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CHEM 1411 Redesign Project Abstract

The first semester general chemistry (CHEM 1411) course will be redesigned with the goal of increasing student outcomes, reducing attrition and both decreasing the amount and enhancing the effectiveness of faculty effort expended on the course. A major goal of the project is to design a curriculum that has the potential for use at other institutions. The project follows the course redesign mode promoted by The National Center for Academic Transformation.

The first strategy addresses the vast diversity and common deficiency in math backgrounds of the typical general chemistry student. In the first part of the course measurement, math and computational problem-solving skills will be taught independently in lab, and basic qualitative conceptual understanding will be developed in lecture. Thus, the development of conceptual understanding is not hindered or confused by the students’ struggles with the mathematical components. In the later part of the semester, these components will be integrated to demonstrate how chemical concepts are derived from and supported by experimental evidence.

The second strategy is to ensure that students master the most critical concepts and skills. Student mastery will be assessed at predefined points in the course sequence, called “Skill Gateways.” Students not demonstrating this mastery of a concept during the Skill Gateway assessment will be given immediate feedback and remediation opportunities. The goal is to ensure that failure to master these concepts does not become a hindrance to learning later concepts that build upon gateway concepts.

The third strategy is to use technology to enhance active learning. Some course content will be delivered in Internet-based modules that students complete before attending lectures. These multimedia modules will include audio-visual presentations accompanied by worksheets and requiring student interaction. The modules will be designed to require 30 minutes for completion to allow students with busy schedules to complete them in one sitting. Class activities will build on these modules, and presentation of material outside of class will allow more time in class for student and group interactions. These modules will be made available for later review by students in that course or to be used for concept review in later courses. Active learning will be further enhanced by the use of classroom response systems and online homework and Internet-based assignments.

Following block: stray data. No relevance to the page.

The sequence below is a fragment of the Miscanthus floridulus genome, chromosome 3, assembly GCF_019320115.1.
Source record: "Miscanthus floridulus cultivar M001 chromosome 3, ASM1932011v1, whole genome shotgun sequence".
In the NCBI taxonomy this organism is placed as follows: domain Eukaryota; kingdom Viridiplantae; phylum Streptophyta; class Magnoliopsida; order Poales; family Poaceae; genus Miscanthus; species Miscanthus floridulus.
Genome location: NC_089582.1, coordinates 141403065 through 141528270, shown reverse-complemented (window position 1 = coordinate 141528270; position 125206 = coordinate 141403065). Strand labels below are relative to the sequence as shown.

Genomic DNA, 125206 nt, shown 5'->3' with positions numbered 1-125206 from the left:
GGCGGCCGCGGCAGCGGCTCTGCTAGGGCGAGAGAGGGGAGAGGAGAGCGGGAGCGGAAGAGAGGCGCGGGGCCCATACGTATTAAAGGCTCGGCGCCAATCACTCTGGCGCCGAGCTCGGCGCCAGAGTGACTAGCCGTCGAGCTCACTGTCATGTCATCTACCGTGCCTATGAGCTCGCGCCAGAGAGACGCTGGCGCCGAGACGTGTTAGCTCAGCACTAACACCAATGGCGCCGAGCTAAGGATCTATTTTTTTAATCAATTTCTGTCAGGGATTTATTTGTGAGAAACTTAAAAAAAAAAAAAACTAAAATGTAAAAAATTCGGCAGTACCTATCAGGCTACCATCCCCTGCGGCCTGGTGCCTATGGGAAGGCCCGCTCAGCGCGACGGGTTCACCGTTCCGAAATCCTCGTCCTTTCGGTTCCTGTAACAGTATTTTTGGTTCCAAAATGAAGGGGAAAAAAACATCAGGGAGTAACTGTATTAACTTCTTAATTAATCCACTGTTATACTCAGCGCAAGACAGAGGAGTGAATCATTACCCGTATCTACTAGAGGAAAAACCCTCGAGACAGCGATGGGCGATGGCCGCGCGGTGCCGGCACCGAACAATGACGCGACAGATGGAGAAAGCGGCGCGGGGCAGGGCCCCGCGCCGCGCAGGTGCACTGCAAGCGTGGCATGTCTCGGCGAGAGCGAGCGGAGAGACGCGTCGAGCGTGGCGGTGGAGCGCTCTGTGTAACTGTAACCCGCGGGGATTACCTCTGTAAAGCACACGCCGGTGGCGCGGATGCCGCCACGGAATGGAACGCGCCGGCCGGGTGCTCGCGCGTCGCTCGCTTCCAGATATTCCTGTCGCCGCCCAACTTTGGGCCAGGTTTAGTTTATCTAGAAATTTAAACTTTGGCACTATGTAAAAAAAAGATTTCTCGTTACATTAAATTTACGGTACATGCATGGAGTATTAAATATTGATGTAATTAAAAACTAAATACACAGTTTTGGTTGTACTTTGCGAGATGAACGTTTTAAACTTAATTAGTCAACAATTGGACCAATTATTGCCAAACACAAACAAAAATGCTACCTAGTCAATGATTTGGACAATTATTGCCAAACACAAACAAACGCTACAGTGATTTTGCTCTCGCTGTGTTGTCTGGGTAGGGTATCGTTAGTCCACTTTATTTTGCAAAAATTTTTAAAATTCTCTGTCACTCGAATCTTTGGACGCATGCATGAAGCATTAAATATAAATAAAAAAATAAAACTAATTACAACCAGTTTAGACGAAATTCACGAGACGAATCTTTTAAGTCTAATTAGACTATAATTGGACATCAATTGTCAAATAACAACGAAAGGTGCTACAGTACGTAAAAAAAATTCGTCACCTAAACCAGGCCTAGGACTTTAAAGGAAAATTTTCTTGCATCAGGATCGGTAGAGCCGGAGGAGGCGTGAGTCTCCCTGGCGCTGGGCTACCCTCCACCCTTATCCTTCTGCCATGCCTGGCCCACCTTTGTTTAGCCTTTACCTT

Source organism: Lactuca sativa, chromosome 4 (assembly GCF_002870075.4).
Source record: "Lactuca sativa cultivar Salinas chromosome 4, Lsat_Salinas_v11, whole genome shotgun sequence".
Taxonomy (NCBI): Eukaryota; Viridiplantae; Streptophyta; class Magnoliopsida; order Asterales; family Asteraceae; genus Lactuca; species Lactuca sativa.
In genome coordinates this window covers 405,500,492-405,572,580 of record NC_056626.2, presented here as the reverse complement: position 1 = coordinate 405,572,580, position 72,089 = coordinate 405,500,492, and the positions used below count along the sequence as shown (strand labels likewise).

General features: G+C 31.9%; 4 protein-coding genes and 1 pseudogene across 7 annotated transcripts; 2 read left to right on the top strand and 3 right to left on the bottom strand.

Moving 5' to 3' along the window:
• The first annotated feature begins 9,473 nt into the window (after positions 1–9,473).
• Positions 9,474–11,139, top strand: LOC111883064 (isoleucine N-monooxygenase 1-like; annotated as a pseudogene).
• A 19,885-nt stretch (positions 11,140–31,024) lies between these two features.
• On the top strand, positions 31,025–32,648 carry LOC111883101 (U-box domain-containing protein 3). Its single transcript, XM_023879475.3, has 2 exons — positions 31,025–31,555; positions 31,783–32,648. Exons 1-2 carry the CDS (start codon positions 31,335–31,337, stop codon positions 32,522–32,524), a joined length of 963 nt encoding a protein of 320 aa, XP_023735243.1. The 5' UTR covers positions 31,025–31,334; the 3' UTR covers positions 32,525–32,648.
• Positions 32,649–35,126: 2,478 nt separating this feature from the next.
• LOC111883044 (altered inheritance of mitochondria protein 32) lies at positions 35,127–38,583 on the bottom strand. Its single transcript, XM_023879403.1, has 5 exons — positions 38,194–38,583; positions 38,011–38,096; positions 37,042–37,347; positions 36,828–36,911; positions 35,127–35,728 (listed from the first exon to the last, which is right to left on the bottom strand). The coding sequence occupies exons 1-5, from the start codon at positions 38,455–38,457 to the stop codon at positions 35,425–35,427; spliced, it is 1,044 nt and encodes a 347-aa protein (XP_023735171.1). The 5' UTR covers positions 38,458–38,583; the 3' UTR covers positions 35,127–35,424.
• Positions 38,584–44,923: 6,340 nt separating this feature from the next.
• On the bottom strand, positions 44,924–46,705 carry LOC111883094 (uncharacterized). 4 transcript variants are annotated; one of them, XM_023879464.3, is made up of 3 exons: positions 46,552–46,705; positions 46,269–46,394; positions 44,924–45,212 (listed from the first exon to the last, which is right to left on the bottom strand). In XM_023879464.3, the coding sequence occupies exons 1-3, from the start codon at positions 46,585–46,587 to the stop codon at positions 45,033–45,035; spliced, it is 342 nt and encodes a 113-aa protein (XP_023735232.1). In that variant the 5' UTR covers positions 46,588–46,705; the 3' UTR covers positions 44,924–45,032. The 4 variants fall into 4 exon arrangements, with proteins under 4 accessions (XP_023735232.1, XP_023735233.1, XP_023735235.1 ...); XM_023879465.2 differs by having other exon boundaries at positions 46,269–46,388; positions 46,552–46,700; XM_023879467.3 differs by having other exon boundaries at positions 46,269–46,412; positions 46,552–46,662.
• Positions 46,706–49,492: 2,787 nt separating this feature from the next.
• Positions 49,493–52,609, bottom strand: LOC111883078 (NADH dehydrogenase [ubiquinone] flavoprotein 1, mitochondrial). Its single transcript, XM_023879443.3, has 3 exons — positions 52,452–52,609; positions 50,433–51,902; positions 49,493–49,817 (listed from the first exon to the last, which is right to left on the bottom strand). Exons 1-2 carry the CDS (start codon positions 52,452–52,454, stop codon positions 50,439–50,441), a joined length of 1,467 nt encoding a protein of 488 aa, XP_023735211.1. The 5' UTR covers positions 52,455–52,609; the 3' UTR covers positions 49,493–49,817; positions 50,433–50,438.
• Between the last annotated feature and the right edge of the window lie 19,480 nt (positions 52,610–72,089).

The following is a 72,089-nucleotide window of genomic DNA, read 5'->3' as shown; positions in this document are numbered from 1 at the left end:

A fourth strategy is to make application of chemical knowledge central to the presentation of core materials. Rather than covering a specific chemical topic (e.g., molarity) from A-to-Z and mentioning a few examples of how it may be applied, specific real-world issues will be presented and the concepts will be developed to better understand those issues. Students will then be challenged to apply the same concepts and skills to other real-world issues of similar complexity. The complexity of the skills and concepts learned, as well as the real-world issues addressed, will build together in the course.

Ensuring the adoptability of the designed materials to the widest range of chemical educators is a key aim of this project. Thus, it is essential that the widest range of innovation be enabled while developing materials that are highly supportive of traditional chemical pedagogical approaches. Thus, high quality individual materials will be designed to incorporate into any curriculum with an emphasis on covering key topics. In some cases, parallel materials may be developed to cover topics that are presented in different ways. For example, gas law materials may be developed from both a principally algebraic equation approach and from a principally ratio and proportion approach. In developing applications-based materials, applications will be chosen that allow the presentation of concepts in approximately the same order as a traditional general chemistry sequence.

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